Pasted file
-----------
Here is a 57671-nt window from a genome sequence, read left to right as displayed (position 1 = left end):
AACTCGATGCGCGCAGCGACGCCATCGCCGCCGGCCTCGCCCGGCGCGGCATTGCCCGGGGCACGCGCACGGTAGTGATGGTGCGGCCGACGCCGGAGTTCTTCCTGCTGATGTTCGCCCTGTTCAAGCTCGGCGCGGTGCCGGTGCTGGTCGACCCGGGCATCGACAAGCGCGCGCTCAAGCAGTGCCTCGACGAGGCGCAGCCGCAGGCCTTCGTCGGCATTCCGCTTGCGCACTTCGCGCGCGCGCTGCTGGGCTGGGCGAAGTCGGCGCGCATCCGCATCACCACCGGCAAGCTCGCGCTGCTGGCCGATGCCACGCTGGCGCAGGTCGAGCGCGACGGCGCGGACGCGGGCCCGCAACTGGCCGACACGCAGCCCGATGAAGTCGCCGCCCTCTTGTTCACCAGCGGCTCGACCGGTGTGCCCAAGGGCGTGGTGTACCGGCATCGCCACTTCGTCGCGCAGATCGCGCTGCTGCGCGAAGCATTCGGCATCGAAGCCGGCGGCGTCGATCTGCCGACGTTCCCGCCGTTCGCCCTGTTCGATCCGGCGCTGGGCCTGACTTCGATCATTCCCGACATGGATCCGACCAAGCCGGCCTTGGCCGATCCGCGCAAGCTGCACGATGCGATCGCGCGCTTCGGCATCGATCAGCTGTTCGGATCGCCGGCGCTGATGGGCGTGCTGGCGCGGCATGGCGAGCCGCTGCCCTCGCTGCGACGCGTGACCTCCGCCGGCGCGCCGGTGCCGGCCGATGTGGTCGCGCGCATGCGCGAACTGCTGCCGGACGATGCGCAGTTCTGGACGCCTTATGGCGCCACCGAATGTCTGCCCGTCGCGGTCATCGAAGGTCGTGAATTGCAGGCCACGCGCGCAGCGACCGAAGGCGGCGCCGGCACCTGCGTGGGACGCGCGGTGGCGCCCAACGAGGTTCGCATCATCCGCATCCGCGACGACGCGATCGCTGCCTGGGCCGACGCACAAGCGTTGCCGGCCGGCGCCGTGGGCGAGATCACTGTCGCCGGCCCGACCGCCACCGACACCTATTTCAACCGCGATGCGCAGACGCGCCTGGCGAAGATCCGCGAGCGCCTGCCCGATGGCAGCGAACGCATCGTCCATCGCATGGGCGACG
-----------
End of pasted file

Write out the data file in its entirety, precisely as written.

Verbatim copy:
Here is a 57671-nt window from a genome sequence, read left to right as displayed (position 1 = left end):
AACTCGATGCGCGCAGCGACGCCATCGCCGCCGGCCTCGCCCGGCGCGGCATTGCCCGGGGCACGCGCACGGTAGTGATGGTGCGGCCGACGCCGGAGTTCTTCCTGCTGATGTTCGCCCTGTTCAAGCTCGGCGCGGTGCCGGTGCTGGTCGACCCGGGCATCGACAAGCGCGCGCTCAAGCAGTGCCTCGACGAGGCGCAGCCGCAGGCCTTCGTCGGCATTCCGCTTGCGCACTTCGCGCGCGCGCTGCTGGGCTGGGCGAAGTCGGCGCGCATCCGCATCACCACCGGCAAGCTCGCGCTGCTGGCCGATGCCACGCTGGCGCAGGTCGAGCGCGACGGCGCGGACGCGGGCCCGCAACTGGCCGACACGCAGCCCGATGAAGTCGCCGCCCTCTTGTTCACCAGCGGCTCGACCGGTGTGCCCAAGGGCGTGGTGTACCGGCATCGCCACTTCGTCGCGCAGATCGCGCTGCTGCGCGAAGCATTCGGCATCGAAGCCGGCGGCGTCGATCTGCCGACGTTCCCGCCGTTCGCCCTGTTCGATCCGGCGCTGGGCCTGACTTCGATCATTCCCGACATGGATCCGACCAAGCCGGCCTTGGCCGATCCGCGCAAGCTGCACGATGCGATCGCGCGCTTCGGCATCGATCAGCTGTTCGGATCGCCGGCGCTGATGGGCGTGCTGGCGCGGCATGGCGAGCCGCTGCCCTCGCTGCGACGCGTGACCTCCGCCGGCGCGCCGGTGCCGGCCGATGTGGTCGCGCGCATGCGCGAACTGCTGCCGGACGATGCGCAGTTCTGGACGCCTTATGGCGCCACCGAATGTCTGCCCGTCGCGGTCATCGAAGGTCGTGAATTGCAGGCCACGCGCGCAGCGACCGAAGGCGGCGCCGGCACCTGCGTGGGACGCGCGGTGGCGCCCAACGAGGTTCGCATCATCCGCATCCGCGACGACGCGATCGCTGCCTGGGCCGACGCACAAGCGTTGCCGGCCGGCGCCGTGGGCGAGATCACTGTCGCCGGCCCGACCGCCACCGACACCTATTTCAACCGCGATGCGCAGACGCGCCTGGCGAAGATCCGCGAGCGCCTGCCCGATGGCAGCGAACGCATCGTCCATCGCATGGGCGACG